Vietnam

Section 4. Corruption and Lack of Transparency in Government

Although the law provides criminal penalties for corruption by officials, the government did not implement the law effectively, and officials engaged in corrupt practices with impunity. This included existing and retired officials from the politburo, central party, military, and public security services.

Corruption: The lack of public consultation on land-use plans and government land compensation frameworks was the primary driver of corrupt land transfers, the major type of corruption. Corruption in financial, banking, natural resource mining, and public investment sectors also remained significant political and social problems.

The Ministry of Public Security reported it processed 123 corruption cases in the first six months of the year. Media outlets reported that in the first six months of the year, the CPV punished 186 party members for corruption. Among those punished were former ministers, former deputy ministers, and provincial leaders.

On September 20, the people’s court of Ho Chi Minh City sentenced retired vice chairman of the Ho Chi Minh City People’s Committee, Nguyen Thanh Tai, to eight years in prison for “violating regulations on management and use of state assets” for allowing a group of investors to acquire a state-owned land lot in 2007 without a proper bidding process.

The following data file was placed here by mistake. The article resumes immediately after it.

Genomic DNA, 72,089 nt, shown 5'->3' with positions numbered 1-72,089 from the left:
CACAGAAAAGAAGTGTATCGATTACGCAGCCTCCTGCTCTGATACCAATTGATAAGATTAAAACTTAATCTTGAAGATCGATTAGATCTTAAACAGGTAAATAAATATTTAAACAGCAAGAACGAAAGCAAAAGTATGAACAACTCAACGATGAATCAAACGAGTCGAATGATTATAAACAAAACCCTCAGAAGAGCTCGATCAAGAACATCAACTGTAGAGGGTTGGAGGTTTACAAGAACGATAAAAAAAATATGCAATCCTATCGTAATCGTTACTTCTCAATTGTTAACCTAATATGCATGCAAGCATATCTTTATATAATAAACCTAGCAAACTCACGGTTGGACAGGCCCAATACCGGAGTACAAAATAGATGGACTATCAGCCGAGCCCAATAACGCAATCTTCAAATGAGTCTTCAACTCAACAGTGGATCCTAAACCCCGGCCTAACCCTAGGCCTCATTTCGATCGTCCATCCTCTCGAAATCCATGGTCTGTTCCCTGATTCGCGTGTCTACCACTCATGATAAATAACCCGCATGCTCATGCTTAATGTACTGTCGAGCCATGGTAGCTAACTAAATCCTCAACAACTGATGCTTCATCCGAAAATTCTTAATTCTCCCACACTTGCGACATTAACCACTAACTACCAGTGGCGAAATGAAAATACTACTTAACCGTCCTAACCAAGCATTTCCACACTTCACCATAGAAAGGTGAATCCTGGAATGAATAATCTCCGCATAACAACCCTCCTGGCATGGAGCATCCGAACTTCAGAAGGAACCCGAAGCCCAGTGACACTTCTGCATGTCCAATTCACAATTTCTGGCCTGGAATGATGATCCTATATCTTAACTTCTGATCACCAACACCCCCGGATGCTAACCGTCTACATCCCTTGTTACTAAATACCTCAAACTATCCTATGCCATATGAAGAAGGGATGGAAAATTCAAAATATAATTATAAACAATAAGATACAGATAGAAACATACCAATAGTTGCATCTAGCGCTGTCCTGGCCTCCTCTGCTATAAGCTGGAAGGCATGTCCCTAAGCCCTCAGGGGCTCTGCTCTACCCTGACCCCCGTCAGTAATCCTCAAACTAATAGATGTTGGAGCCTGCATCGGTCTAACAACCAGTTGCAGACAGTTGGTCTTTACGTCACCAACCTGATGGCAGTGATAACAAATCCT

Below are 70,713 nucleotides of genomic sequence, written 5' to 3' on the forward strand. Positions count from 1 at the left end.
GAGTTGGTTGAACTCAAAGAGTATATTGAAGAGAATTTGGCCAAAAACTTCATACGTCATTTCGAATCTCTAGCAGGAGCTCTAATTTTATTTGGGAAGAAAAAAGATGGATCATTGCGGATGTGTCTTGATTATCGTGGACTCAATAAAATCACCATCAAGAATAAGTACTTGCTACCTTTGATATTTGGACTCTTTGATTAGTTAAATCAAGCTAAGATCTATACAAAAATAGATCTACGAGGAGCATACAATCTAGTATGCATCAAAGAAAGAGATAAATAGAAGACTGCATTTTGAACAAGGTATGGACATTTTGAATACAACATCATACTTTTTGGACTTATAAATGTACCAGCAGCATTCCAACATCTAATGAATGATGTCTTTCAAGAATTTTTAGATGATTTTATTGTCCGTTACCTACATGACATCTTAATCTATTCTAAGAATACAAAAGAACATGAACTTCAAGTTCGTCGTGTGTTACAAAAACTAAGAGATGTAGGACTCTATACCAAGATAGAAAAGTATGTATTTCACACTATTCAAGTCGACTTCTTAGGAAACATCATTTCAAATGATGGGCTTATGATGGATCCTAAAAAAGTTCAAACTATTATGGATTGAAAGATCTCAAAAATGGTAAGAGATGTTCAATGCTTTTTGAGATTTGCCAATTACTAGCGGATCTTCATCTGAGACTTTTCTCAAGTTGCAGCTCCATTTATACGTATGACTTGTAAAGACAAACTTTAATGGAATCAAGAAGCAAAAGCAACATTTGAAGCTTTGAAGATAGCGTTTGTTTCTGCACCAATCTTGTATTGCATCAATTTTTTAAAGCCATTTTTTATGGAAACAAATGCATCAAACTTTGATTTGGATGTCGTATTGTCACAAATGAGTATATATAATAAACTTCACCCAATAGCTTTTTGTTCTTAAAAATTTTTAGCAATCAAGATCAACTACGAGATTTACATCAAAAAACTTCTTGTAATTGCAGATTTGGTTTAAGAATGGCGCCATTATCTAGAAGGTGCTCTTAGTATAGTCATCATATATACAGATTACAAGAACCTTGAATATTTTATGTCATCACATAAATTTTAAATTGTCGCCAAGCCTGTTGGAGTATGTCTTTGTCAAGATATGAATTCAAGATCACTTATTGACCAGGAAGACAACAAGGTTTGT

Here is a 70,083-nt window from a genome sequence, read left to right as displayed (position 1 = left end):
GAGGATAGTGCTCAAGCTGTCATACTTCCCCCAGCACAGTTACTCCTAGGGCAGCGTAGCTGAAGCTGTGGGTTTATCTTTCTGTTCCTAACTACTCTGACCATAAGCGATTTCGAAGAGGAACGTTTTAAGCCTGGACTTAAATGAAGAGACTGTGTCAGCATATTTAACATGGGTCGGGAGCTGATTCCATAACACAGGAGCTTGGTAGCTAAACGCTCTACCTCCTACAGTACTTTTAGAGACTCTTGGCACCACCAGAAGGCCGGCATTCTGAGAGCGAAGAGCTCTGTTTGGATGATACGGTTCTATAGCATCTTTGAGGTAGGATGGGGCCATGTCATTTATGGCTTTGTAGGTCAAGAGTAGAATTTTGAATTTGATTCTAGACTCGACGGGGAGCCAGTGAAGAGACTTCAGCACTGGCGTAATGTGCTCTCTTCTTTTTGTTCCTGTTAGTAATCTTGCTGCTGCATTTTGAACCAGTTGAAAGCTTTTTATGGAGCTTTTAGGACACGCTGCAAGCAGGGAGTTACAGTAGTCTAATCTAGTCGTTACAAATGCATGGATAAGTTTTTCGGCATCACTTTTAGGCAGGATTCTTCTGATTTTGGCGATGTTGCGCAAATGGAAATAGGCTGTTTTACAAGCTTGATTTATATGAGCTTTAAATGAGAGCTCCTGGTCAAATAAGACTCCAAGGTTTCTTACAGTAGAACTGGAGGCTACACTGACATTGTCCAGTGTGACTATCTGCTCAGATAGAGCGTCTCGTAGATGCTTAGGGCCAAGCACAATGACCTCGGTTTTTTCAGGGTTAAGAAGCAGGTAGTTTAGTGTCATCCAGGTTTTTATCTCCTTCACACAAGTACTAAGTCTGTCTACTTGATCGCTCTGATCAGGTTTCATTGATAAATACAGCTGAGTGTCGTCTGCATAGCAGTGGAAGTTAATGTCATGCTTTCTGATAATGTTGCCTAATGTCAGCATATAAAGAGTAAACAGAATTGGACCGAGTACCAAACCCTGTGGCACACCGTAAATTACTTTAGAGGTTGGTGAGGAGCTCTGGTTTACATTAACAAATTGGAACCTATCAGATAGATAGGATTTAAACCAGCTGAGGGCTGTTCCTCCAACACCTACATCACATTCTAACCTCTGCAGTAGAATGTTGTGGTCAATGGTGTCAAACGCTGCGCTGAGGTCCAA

Financial Disclosure: The law requires all state officials, commissioned officers of police and military forces, career military personnel, holders of positions as deputy manager and above in public service agencies and state-owned enterprises, and state enterprise financial management officers to disclose to their agency their income and assets within 10 days from the date of designation or employment. Any change of 300 million dong ($15,000) or greater requires an additional declaration. Directors of provincial departments and higher ranks or persons in charge of official management, management of public funds, public property or public investment, or who have influence over the operation of other entities as prescribed by the government are required to submit annual disclosures; nominees to be National Assembly and people’s councils’ delegates are required to do so in line with the voting law. The law provides for reprimand, warning, suspension, or removal for noncompliance.

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The Lessons of 1989: Freedom and Our Future